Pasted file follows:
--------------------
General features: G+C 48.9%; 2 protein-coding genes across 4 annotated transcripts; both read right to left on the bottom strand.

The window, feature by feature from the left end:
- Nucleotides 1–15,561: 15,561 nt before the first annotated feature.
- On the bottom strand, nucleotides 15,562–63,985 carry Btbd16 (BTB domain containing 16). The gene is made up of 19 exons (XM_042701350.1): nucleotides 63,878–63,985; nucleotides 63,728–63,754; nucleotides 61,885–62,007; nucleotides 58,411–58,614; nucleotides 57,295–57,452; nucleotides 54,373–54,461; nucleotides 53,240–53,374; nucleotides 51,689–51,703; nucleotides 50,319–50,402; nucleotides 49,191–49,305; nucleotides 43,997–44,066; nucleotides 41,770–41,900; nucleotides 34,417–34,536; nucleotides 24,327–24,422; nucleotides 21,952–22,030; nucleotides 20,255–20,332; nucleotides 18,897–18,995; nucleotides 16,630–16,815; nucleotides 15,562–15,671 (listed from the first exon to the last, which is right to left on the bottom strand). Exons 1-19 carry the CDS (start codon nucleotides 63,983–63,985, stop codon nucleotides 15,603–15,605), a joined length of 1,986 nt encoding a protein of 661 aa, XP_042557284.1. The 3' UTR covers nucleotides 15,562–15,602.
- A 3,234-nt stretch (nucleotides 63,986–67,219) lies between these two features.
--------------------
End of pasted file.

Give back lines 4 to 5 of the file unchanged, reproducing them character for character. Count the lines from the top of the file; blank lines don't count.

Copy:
- On the bottom strand, nucleotides 15,562–63,985 carry Btbd16 (BTB domain containing 16). The gene is made up of 19 exons (XM_042701350.1): nucleotides 63,878–63,985; nucleotides 63,728–63,754; nucleotides 61,885–62,007; nucleotides 58,411–58,614; nucleotides 57,295–57,452; nucleotides 54,373–54,461; nucleotides 53,240–53,374; nucleotides 51,689–51,703; nucleotides 50,319–50,402; nucleotides 49,191–49,305; nucleotides 43,997–44,066; nucleotides 41,770–41,900; nucleotides 34,417–34,536; nucleotides 24,327–24,422; nucleotides 21,952–22,030; nucleotides 20,255–20,332; nucleotides 18,897–18,995; nucleotides 16,630–16,815; nucleotides 15,562–15,671 (listed from the first exon to the last, which is right to left on the bottom strand). Exons 1-19 carry the CDS (start codon nucleotides 63,983–63,985, stop codon nucleotides 15,603–15,605), a joined length of 1,986 nt encoding a protein of 661 aa, XP_042557284.1. The 3' UTR covers nucleotides 15,562–15,602.
- A 3,234-nt stretch (nucleotides 63,986–67,219) lies between these two features.